Certainly if I sit on the feeder pole…

He wasn’t there long. He flew to sit in the redwood tree for a moment but it was too dark already shooting through the window and the screen to capture a decent picture of him there. Then something caught his attention and he left. I just felt lucky to have happened upon him in that moment.

Is there another squirrel I can’t see or is that the same squirrel’s tail hanging all the way down below the wires?
Utility lines were a popular place to sit and wait for me to quit taking pictures.

The most numerous birds in the yard at that time were House Finches.

I was impressed with this squirrel’s technique. He can actually hang on the peanut feeder and eat a peanut at the same time.

The yard is in bloom, finally, after all that rain that made everything grow to towering heights. As long as the pollinators seem to be happy with it…

Wild senna…
Mother and child House Sparrows
Just as the first sunflowers are consumed, new ones bloom.

With any luck I will be back once more before I take off for my next adventure, but I’m making no promises. There were things I could have gotten done ahead of time, I suppose, but other real-time priorities seemed to obliterate the best of intentions. And why those thoughts of hating to leave my birds, missing the first week of choir or feeling guilty about flying start creeping in I’ll never know. It’s too late to turn back! Ambivalence won’t cut it anymore, I have to get ready! And I am looking forward to this trip. 🙂

Sandhills at McGinnis

Two weekends ago I went to McGinnis Slough. A bit later than I’d planned… weekends seem to be getting away from me, and I just can’t seem to get up and out very early. I arrived at the slough around 8:30 AM, so it was still cool. The moment I got out of the car everything else became irrelevant when I saw two Sandhill Cranes standing in the overlook area that juts out toward the slough from the parking lot. I didn’t want to disturb them, so as I started to walk toward the south end, I took pictures at a considerable distance. But later after they had left, I found the two feathers in the grass, above. I arranged the feathers a bit to photograph them and left them there. Once upon a time I collected a feather or two, but I have never done anything purposeful with them and it’s frustrating to inadvertently find them later collecting dust or stuck inside a book or…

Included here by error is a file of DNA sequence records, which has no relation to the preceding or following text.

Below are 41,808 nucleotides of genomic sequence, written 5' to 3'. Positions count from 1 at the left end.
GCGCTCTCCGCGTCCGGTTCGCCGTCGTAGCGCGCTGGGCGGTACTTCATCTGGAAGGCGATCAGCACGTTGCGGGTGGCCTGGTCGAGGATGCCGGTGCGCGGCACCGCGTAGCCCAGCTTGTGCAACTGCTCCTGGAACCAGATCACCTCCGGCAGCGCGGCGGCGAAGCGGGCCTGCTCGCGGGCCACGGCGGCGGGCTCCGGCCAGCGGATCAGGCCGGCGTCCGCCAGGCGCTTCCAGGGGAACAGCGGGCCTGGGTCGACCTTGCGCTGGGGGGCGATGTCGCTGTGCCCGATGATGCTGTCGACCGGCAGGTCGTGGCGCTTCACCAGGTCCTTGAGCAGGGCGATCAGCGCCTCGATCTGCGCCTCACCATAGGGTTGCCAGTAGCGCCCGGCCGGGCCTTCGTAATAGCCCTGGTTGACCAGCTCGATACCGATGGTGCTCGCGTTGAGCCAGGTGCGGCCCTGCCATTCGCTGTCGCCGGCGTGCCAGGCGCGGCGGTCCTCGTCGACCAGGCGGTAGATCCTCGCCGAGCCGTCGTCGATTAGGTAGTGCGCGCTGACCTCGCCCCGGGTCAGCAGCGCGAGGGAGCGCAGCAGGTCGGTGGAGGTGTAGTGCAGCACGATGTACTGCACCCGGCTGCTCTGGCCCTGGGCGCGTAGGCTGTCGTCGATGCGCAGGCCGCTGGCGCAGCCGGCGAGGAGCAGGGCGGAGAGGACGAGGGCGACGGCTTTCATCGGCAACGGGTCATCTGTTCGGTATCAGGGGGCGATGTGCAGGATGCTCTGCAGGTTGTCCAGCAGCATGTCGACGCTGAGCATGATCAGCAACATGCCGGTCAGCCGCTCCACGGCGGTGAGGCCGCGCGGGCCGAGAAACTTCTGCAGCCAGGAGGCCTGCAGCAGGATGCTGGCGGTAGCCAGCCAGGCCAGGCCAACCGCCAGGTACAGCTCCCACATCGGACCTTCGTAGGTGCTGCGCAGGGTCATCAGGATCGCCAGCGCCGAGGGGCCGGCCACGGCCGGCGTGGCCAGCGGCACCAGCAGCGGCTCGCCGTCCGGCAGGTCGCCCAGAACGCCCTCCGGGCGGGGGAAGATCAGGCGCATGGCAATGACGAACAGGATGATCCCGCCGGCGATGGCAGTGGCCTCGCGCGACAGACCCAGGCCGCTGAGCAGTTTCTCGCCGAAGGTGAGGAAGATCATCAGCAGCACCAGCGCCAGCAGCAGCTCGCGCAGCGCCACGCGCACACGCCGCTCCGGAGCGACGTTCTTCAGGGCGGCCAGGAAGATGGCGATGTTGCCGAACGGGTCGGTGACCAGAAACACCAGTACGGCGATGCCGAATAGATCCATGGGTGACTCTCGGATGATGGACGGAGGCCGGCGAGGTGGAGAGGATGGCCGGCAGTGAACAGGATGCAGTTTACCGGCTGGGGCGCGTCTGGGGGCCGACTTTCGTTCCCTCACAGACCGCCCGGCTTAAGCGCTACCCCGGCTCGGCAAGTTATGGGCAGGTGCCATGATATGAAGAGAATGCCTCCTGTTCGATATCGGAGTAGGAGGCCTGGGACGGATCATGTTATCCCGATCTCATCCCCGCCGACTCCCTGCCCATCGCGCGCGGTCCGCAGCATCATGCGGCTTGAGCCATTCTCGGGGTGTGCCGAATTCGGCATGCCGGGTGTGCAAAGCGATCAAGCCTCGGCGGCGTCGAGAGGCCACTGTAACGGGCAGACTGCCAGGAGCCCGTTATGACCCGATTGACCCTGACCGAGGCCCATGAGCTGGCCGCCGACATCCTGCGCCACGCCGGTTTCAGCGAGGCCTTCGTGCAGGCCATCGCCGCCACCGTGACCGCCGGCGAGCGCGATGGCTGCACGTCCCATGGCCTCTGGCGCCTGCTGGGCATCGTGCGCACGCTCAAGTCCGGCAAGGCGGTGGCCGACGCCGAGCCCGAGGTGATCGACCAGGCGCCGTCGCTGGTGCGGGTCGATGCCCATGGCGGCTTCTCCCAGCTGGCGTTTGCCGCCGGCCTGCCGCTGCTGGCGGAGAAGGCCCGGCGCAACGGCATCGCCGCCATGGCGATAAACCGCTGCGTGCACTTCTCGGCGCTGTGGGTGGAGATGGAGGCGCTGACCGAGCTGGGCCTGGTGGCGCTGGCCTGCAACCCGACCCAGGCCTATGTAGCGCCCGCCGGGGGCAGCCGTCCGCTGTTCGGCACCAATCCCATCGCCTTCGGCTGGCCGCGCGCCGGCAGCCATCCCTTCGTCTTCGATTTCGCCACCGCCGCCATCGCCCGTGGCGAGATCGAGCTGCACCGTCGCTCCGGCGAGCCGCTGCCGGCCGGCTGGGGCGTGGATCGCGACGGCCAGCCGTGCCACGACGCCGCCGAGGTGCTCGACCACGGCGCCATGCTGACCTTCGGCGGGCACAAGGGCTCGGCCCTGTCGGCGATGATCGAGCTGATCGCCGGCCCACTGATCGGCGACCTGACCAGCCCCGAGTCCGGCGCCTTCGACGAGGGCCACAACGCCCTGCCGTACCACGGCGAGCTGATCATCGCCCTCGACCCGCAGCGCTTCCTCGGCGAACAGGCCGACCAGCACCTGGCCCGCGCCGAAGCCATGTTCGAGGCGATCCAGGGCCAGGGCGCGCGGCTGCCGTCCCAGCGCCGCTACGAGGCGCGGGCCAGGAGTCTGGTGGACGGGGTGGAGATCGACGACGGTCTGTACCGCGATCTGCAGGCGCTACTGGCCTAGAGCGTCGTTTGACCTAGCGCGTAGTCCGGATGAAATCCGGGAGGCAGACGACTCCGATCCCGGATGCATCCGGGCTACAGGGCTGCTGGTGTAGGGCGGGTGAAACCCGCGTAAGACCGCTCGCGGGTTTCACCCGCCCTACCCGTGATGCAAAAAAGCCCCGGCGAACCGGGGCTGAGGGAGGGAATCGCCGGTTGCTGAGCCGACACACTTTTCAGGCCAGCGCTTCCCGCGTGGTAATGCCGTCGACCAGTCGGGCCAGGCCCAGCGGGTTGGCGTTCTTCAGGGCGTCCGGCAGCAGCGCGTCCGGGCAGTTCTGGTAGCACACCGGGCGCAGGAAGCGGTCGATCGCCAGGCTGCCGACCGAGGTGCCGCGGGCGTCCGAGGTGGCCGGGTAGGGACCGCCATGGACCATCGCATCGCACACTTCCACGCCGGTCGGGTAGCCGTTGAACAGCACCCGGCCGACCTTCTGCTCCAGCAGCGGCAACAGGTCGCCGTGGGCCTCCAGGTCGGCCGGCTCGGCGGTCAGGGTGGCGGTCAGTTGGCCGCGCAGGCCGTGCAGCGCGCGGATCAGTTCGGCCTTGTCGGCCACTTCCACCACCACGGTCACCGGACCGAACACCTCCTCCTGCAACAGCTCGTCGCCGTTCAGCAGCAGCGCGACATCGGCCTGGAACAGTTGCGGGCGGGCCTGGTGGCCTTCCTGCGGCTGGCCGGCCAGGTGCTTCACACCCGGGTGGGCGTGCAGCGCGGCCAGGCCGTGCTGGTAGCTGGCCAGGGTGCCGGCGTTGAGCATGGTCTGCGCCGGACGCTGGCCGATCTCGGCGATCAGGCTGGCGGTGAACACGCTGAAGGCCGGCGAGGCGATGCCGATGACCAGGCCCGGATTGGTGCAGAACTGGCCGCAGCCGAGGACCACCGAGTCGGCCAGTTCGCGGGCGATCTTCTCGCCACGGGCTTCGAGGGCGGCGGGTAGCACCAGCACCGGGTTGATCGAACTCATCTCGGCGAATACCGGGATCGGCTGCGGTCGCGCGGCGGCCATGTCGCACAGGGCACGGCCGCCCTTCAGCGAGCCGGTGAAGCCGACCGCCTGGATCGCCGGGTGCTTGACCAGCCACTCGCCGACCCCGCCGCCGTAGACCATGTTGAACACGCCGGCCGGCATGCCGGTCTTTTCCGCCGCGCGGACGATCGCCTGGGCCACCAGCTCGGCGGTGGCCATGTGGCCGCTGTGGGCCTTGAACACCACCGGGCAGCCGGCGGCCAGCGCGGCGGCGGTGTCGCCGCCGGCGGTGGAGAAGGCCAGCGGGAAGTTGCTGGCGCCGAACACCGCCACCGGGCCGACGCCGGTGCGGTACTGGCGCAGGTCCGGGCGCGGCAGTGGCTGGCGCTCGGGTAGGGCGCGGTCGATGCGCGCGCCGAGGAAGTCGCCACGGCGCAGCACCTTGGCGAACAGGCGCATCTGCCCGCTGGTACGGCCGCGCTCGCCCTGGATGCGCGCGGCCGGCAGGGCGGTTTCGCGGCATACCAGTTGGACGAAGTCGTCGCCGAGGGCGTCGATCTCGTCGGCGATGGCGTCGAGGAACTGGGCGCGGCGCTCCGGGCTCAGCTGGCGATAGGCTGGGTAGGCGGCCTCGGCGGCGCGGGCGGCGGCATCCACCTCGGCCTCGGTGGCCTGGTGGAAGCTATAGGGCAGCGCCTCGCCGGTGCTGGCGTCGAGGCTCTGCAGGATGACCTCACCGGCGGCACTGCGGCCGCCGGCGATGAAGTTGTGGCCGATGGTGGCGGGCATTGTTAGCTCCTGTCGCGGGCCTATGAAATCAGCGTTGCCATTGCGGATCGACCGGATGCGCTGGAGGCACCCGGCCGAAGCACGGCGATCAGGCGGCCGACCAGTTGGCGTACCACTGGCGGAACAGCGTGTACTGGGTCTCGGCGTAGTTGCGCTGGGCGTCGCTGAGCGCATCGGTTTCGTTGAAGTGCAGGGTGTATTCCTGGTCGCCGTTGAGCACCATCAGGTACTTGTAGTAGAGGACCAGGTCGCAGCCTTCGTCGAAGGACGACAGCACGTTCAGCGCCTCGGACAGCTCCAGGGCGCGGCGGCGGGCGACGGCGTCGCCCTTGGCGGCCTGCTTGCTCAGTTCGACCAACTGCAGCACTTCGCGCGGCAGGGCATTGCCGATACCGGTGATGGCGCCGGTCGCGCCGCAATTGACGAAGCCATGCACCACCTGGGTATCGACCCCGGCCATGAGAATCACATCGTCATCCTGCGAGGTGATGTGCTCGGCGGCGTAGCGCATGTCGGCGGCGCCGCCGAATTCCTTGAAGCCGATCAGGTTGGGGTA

Below is what the slough looked like. Overgrown and marshy. Very different from the flooded trails of my last visit.

Walking away from the Sandhills, there were some Wood Ducks at the south end.

I’m always happy to see a Monarch Butterfly, but then am saddened by the fact that I hardly ever see more than one anymore, anywhere.

There were plenty of dragonflies. Blue Dashers are still plentiful and posing this summer.

Below is an Eastern Pondhawk. I don’t think I’ve photographed one before.

Red-Winged Blackbirds are still a presence everywhere.

And it was nice to see Baltimore Orioles.

Some more Red-Wingeds. Those red epaulets really stand out in flight.

Red-Tailed Hawks. Flying together…chased by blackbirds…soaring.

And there were a few Blue Jays who were not camera-shy for a change. This one seemed to think the picnic table might have some promise.

American Goldfinches, so plentiful earlier in the year, are a bit scarce, but I attribute that to the fact that they are late breeders and likely consumed by nesting duties.

American Goldfinch (female)

I was unable to capture a dragonfly on these roses but they turned out to be attractive by themselves.

A glimpse of a Green Heron…

and a Great Egret. There were a few Great Blue Herons but they were too far away.

So that’s my little report from McGinnis. I’ll try to go back there before I leave for my trip to New Brunswick and Grand Manan in just a few weeks. But I’m still not done with the Texas trip! And I have to find a new bird care person for the indoor crowd, which is not so easy these days. Sigh.